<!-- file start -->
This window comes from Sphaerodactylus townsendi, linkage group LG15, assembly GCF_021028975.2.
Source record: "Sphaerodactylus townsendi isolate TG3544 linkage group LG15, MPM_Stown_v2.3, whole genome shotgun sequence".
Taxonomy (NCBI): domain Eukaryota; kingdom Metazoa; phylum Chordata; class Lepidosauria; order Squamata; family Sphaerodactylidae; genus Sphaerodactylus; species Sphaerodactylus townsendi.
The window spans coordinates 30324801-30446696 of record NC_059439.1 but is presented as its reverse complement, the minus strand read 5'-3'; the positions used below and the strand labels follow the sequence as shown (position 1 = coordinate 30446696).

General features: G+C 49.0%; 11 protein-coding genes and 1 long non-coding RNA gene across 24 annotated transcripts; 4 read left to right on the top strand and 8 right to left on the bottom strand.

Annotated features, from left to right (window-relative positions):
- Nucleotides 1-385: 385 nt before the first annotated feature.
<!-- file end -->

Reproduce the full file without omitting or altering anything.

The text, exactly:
This window comes from Sphaerodactylus townsendi, linkage group LG15, assembly GCF_021028975.2.
Source record: "Sphaerodactylus townsendi isolate TG3544 linkage group LG15, MPM_Stown_v2.3, whole genome shotgun sequence".
Taxonomy (NCBI): domain Eukaryota; kingdom Metazoa; phylum Chordata; class Lepidosauria; order Squamata; family Sphaerodactylidae; genus Sphaerodactylus; species Sphaerodactylus townsendi.
The window spans coordinates 30324801-30446696 of record NC_059439.1 but is presented as its reverse complement, the minus strand read 5'-3'; the positions used below and the strand labels follow the sequence as shown (position 1 = coordinate 30446696).

General features: G+C 49.0%; 11 protein-coding genes and 1 long non-coding RNA gene across 24 annotated transcripts; 4 read left to right on the top strand and 8 right to left on the bottom strand.

Annotated features, from left to right (window-relative positions):
- Nucleotides 1-385: 385 nt before the first annotated feature.